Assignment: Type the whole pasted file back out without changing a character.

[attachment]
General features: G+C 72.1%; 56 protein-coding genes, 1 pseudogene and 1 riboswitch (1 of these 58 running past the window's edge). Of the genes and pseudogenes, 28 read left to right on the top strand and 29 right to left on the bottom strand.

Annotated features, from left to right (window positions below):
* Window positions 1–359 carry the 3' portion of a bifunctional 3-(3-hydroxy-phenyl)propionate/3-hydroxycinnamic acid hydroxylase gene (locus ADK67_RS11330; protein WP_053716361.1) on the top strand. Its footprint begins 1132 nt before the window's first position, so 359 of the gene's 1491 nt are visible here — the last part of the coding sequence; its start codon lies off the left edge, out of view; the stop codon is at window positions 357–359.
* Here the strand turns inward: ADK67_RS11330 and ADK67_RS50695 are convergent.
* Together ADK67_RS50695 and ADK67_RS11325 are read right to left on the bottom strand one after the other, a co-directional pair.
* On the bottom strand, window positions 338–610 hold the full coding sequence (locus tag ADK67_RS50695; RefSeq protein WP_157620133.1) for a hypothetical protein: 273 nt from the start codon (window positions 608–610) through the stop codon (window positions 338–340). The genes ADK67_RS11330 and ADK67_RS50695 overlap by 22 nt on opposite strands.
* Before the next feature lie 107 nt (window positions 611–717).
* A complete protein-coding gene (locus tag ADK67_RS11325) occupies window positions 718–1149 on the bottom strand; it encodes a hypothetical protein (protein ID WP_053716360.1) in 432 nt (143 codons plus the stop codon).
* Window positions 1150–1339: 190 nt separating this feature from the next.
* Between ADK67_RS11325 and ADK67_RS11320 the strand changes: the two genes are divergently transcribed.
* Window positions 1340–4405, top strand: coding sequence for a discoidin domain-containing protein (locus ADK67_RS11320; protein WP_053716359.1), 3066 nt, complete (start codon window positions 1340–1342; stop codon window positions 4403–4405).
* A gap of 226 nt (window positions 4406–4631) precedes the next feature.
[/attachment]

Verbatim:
General features: G+C 72.1%; 56 protein-coding genes, 1 pseudogene and 1 riboswitch (1 of these 58 running past the window's edge). Of the genes and pseudogenes, 28 read left to right on the top strand and 29 right to left on the bottom strand.

Annotated features, from left to right (window positions below):
* Window positions 1–359 carry the 3' portion of a bifunctional 3-(3-hydroxy-phenyl)propionate/3-hydroxycinnamic acid hydroxylase gene (locus ADK67_RS11330; protein WP_053716361.1) on the top strand. Its footprint begins 1132 nt before the window's first position, so 359 of the gene's 1491 nt are visible here — the last part of the coding sequence; its start codon lies off the left edge, out of view; the stop codon is at window positions 357–359.
* Here the strand turns inward: ADK67_RS11330 and ADK67_RS50695 are convergent.
* Together ADK67_RS50695 and ADK67_RS11325 are read right to left on the bottom strand one after the other, a co-directional pair.
* On the bottom strand, window positions 338–610 hold the full coding sequence (locus tag ADK67_RS50695; RefSeq protein WP_157620133.1) for a hypothetical protein: 273 nt from the start codon (window positions 608–610) through the stop codon (window positions 338–340). The genes ADK67_RS11330 and ADK67_RS50695 overlap by 22 nt on opposite strands.
* Before the next feature lie 107 nt (window positions 611–717).
* A complete protein-coding gene (locus tag ADK67_RS11325) occupies window positions 718–1149 on the bottom strand; it encodes a hypothetical protein (protein ID WP_053716360.1) in 432 nt (143 codons plus the stop codon).
* Window positions 1150–1339: 190 nt separating this feature from the next.
* Between ADK67_RS11325 and ADK67_RS11320 the strand changes: the two genes are divergently transcribed.
* Window positions 1340–4405, top strand: coding sequence for a discoidin domain-containing protein (locus ADK67_RS11320; protein WP_053716359.1), 3066 nt, complete (start codon window positions 1340–1342; stop codon window positions 4403–4405).
* A gap of 226 nt (window positions 4406–4631) precedes the next feature.